A World Out of Balance – Saxo Bank’s Q2 2020 Outlook

CIO Steen Jakobsen looks at a fragile financial system and global economy impacted by the COVID-19 crisis

The outbreak of COVID-19 has set three major impulses in motion, a global demand shock, a global supply shock, and an oil war that has forced prices to multi-year lows, according to Steen Jakobsen, CIO at Saxo Bank.

This final development will result in enormous destruction of capital and, soon, structural unemployment, the bank states in its Q2 2020 outlook.

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“In over 30 years of doing this job I have never seen three simultaneous blows to the economy,” Steen Jakobsen said.

“I am again reminded of 2008, where small events like BNP Paribas closing their high-yield fund, Bear Stearns closing redemptions on its hedge funds in 2007 and ultimately the failure of Lehman Brothers catapulted markets into a fitful, systemic meltdown that quickly disrupted the economic backdrop as well,” he noted.

“The markets were extremely difficult to trade in this period, just as it was difficult to comprehend all of the moving parts of the broader economic fallout,” he continued.

Jakobsen believes that this current disruption has already eclipsed the 2008 chaos in some markets, as the world suddenly finds itself in a period in which some markets can move up and down more in one day than they did in an entire year.

“A bull and bear market can happen inside of a week. The behavior of markets this year is completely without precedent and reflects how illiquid markets are,” he said.

In an environment of panic deleveraging, the ‘cash is king’ mantra arises, in his view.

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“Funds, banks, investors, and even companies suddenly see not only a dramatic mark-down of asset prices but wild swings in correlations across portfolios and swings in P&L,” he added.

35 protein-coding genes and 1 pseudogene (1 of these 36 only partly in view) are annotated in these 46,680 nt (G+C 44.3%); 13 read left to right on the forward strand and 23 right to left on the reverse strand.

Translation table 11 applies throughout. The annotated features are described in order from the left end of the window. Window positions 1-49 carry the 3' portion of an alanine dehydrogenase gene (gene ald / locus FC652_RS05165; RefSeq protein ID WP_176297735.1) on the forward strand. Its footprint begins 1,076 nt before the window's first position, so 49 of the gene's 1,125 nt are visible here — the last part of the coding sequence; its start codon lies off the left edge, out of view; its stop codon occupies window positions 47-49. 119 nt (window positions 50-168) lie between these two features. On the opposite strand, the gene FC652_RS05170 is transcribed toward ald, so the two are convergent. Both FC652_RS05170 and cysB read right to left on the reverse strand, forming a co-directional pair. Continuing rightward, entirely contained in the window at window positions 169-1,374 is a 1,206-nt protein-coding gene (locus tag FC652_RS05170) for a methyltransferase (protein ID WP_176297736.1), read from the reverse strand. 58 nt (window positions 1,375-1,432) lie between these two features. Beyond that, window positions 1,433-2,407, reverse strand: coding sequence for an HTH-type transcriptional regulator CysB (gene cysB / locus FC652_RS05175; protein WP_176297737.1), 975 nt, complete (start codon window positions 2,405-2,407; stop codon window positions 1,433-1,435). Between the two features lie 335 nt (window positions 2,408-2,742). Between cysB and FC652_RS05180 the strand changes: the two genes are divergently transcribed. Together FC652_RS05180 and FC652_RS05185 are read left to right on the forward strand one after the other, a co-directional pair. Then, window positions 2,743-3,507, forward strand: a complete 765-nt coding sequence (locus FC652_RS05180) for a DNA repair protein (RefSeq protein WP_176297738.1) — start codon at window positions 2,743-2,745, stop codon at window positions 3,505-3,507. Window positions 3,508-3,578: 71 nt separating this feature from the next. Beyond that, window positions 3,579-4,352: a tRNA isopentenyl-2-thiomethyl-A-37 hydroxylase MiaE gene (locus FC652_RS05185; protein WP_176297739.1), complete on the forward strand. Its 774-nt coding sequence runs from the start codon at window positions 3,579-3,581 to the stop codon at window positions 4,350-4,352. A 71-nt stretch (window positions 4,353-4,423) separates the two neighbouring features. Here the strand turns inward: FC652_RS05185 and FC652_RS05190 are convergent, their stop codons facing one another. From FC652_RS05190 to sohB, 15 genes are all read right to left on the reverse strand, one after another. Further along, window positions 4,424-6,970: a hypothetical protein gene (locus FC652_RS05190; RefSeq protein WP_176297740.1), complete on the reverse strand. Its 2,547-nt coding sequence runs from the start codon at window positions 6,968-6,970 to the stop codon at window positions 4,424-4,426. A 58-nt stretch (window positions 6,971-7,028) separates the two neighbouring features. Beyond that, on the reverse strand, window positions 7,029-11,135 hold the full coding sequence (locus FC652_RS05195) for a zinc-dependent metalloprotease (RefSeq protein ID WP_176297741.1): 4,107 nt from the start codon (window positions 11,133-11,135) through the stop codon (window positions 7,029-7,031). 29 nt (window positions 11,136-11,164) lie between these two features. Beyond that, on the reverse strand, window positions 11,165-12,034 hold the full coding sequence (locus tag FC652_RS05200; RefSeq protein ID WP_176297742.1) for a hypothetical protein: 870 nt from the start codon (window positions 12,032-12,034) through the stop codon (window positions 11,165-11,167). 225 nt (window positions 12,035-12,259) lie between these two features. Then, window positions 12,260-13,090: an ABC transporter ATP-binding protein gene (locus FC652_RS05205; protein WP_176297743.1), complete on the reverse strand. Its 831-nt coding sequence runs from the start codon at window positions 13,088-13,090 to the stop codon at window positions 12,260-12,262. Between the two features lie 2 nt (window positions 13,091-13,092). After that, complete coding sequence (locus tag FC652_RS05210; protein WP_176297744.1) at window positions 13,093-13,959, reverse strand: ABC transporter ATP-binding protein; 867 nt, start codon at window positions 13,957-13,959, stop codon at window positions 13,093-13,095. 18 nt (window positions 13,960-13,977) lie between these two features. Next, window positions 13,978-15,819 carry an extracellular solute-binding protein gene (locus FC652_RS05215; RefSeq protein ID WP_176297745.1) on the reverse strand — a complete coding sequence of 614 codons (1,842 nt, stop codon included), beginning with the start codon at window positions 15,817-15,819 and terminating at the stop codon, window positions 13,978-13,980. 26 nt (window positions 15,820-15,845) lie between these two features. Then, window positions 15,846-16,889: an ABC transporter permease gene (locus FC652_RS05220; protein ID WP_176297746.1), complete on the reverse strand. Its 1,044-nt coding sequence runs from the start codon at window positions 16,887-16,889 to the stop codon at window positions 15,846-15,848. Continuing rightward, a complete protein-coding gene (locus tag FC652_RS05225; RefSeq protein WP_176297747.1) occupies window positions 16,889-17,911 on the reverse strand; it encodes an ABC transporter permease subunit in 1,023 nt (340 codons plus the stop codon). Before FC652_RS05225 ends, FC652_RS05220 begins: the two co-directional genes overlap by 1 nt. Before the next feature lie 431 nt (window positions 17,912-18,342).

Markets always become most vulnerable when we are operating with discontinuous price structures, according to Jakobsen.

“The shakeup we are seeing here in Q1 will change the landscape of investment and risk tolerance going into 2021. But it will also change the long-term allocation model away from a 60/40 bond/equity allocation – or similarly heavy-fixed income-weighted risk parity principles – to proper hedging through commodity exposure (inflation protection) and long volatility (fat tail-discounted price action protection),” he said.

2020, a financial year lost

The triple whammy to the global economy almost guarantees that 2020 as a financial year is lost, with policymakers needing to pull out all of the stops to address a real, global recession, Jakobsen says in his outlook.

“The market is on the brink of spinning out of control as credit, which is everything in today’s market, has dried up — such that US mortgage yields are rising even though 30-year US treasury yields have collapsed. In other words, the market is tightening terms on credit even as the Fed tries to ease by cutting rates,” he said.

He says that the question of if the system is so broken, or unbalanced, that it needs to get worse before it gets better, can only be speculated on.

Saxo Bank has full confidence that after 2020 the policy measures taken will prompt strong inflationary forces that even point to the risk of stagflation.

“The global bull market of 2009-2020, the longest in history, just died of coronavirus. In its wake, we have the weakest economic and political structures since the 1930s,” Jakobsen said.

“Buckle up, it’s going to be quite an adventure — one like none (save perhaps for the very oldest of us) have seen in our lifetimes,” he concluded.

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